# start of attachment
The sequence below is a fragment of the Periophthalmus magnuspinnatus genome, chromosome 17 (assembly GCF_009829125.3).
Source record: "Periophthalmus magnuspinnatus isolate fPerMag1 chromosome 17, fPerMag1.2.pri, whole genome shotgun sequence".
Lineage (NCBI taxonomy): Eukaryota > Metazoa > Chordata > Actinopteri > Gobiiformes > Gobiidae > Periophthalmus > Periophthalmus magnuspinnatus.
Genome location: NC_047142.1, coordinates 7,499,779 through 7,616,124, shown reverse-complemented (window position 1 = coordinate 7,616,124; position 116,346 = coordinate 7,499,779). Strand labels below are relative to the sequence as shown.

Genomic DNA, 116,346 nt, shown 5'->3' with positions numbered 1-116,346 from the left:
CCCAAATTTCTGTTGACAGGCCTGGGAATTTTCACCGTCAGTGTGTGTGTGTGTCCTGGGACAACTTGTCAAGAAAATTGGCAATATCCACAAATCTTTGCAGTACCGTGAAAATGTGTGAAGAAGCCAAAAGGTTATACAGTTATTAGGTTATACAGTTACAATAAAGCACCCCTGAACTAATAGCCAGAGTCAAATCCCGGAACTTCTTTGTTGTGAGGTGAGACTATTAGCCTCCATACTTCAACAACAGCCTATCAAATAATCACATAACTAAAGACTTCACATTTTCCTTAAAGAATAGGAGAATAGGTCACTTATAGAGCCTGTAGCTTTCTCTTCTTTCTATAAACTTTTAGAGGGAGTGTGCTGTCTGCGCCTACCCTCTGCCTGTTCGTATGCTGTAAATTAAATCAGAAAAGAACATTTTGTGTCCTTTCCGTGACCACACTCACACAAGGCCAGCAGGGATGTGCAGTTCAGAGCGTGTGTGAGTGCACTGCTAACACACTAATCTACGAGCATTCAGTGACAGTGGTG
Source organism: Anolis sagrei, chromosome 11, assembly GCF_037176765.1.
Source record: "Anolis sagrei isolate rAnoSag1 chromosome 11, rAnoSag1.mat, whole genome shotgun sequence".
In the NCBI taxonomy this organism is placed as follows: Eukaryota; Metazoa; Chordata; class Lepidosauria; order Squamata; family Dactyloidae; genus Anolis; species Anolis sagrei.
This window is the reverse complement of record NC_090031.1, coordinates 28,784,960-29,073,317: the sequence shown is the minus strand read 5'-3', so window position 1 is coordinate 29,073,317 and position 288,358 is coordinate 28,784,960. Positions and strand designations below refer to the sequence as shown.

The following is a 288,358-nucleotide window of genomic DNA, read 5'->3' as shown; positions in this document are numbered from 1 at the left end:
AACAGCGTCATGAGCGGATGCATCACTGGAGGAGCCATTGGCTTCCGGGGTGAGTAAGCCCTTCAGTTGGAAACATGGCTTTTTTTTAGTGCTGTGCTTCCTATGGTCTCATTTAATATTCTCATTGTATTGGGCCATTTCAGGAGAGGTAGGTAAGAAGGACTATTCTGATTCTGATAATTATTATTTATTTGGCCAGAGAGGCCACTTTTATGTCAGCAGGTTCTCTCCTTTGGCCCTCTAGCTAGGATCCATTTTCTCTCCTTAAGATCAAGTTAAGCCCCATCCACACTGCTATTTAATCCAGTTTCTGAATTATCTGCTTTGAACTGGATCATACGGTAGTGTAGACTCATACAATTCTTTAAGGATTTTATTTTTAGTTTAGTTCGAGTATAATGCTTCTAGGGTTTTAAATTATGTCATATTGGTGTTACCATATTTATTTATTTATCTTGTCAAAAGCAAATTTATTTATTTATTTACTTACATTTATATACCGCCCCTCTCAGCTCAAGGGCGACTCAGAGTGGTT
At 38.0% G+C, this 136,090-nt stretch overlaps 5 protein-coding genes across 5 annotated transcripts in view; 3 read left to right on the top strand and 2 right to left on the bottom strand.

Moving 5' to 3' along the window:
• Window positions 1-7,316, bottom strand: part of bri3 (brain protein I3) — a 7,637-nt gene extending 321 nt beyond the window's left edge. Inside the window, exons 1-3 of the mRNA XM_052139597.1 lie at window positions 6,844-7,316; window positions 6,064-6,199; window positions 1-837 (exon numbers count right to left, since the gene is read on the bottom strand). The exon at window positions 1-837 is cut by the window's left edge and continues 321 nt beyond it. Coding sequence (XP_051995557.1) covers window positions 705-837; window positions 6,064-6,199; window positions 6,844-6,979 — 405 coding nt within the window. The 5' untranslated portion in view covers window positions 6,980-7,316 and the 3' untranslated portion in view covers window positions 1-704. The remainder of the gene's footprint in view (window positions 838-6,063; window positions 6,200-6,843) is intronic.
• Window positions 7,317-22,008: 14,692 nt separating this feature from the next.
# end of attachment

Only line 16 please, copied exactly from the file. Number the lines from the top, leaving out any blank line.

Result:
• Window positions 7,317-22,008: 14,692 nt separating this feature from the next.